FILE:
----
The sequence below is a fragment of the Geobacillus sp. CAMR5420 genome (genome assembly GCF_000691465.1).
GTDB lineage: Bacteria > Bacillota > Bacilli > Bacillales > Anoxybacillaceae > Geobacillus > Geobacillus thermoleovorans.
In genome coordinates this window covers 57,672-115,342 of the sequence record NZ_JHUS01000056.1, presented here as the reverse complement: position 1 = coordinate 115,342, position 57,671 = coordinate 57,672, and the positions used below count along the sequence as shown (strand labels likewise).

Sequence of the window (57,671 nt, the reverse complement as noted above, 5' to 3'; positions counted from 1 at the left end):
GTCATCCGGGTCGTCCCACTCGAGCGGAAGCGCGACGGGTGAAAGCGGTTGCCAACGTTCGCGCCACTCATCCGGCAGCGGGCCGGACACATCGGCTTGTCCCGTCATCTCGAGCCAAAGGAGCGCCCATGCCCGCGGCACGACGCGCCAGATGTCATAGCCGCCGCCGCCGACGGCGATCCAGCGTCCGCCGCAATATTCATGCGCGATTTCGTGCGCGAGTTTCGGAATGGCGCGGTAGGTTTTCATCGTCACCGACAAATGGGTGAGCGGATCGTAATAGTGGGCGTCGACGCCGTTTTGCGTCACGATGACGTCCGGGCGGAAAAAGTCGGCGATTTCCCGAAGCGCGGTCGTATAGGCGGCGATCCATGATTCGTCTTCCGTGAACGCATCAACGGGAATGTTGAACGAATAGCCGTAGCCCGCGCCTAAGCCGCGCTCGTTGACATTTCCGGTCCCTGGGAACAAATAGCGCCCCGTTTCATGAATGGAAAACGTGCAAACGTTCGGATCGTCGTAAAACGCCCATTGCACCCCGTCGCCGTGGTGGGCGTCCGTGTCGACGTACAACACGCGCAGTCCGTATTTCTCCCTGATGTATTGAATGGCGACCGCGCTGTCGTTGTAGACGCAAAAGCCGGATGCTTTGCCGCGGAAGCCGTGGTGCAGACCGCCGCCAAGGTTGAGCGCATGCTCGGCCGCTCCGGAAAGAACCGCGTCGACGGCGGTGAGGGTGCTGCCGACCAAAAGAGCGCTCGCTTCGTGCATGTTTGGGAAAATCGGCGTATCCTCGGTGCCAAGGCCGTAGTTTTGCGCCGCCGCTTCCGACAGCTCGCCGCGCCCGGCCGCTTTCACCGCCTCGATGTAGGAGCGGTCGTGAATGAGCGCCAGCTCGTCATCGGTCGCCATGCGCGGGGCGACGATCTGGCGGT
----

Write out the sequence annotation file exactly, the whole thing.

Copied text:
The sequence below is a fragment of the Geobacillus sp. CAMR5420 genome (genome assembly GCF_000691465.1).
GTDB lineage: Bacteria > Bacillota > Bacilli > Bacillales > Anoxybacillaceae > Geobacillus > Geobacillus thermoleovorans.
In genome coordinates this window covers 57,672-115,342 of the sequence record NZ_JHUS01000056.1, presented here as the reverse complement: position 1 = coordinate 115,342, position 57,671 = coordinate 57,672, and the positions used below count along the sequence as shown (strand labels likewise).

Sequence of the window (57,671 nt, the reverse complement as noted above, 5' to 3'; positions counted from 1 at the left end):
GTCATCCGGGTCGTCCCACTCGAGCGGAAGCGCGACGGGTGAAAGCGGTTGCCAACGTTCGCGCCACTCATCCGGCAGCGGGCCGGACACATCGGCTTGTCCCGTCATCTCGAGCCAAAGGAGCGCCCATGCCCGCGGCACGACGCGCCAGATGTCATAGCCGCCGCCGCCGACGGCGATCCAGCGTCCGCCGCAATATTCATGCGCGATTTCGTGCGCGAGTTTCGGAATGGCGCGGTAGGTTTTCATCGTCACCGACAAATGGGTGAGCGGATCGTAATAGTGGGCGTCGACGCCGTTTTGCGTCACGATGACGTCCGGGCGGAAAAAGTCGGCGATTTCCCGAAGCGCGGTCGTATAGGCGGCGATCCATGATTCGTCTTCCGTGAACGCATCAACGGGAATGTTGAACGAATAGCCGTAGCCCGCGCCTAAGCCGCGCTCGTTGACATTTCCGGTCCCTGGGAACAAATAGCGCCCCGTTTCATGAATGGAAAACGTGCAAACGTTCGGATCGTCGTAAAACGCCCATTGCACCCCGTCGCCGTGGTGGGCGTCCGTGTCGACGTACAACACGCGCAGTCCGTATTTCTCCCTGATGTATTGAATGGCGACCGCGCTGTCGTTGTAGACGCAAAAGCCGGATGCTTTGCCGCGGAAGCCGTGGTGCAGACCGCCGCCAAGGTTGAGCGCATGCTCGGCCGCTCCGGAAAGAACCGCGTCGACGGCGGTGAGGGTGCTGCCGACCAAAAGAGCGCTCGCTTCGTGCATGTTTGGGAAAATCGGCGTATCCTCGGTGCCAAGGCCGTAGTTTTGCGCCGCCGCTTCCGACAGCTCGCCGCGCCCGGCCGCTTTCACCGCCTCGATGTAGGAGCGGTCGTGAATGAGCGCCAGCTCGTCATCGGTCGCCATGCGCGGGGCGACGATCTGGCGGT